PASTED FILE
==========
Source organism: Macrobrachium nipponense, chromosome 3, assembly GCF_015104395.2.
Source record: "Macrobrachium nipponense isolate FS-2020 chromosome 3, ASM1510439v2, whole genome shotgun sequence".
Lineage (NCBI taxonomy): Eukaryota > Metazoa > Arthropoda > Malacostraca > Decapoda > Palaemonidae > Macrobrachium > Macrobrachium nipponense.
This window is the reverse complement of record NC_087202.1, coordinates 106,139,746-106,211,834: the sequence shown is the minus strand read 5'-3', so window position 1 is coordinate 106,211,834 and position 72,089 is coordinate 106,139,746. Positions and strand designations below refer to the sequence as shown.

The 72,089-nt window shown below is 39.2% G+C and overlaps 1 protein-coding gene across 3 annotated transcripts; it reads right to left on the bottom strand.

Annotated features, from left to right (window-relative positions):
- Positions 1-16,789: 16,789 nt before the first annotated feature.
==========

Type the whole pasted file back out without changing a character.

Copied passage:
Source organism: Macrobrachium nipponense, chromosome 3, assembly GCF_015104395.2.
Source record: "Macrobrachium nipponense isolate FS-2020 chromosome 3, ASM1510439v2, whole genome shotgun sequence".
Lineage (NCBI taxonomy): Eukaryota > Metazoa > Arthropoda > Malacostraca > Decapoda > Palaemonidae > Macrobrachium > Macrobrachium nipponense.
This window is the reverse complement of record NC_087202.1, coordinates 106,139,746-106,211,834: the sequence shown is the minus strand read 5'-3', so window position 1 is coordinate 106,211,834 and position 72,089 is coordinate 106,139,746. Positions and strand designations below refer to the sequence as shown.

The 72,089-nt window shown below is 39.2% G+C and overlaps 1 protein-coding gene across 3 annotated transcripts; it reads right to left on the bottom strand.

Annotated features, from left to right (window-relative positions):
- Positions 1-16,789: 16,789 nt before the first annotated feature.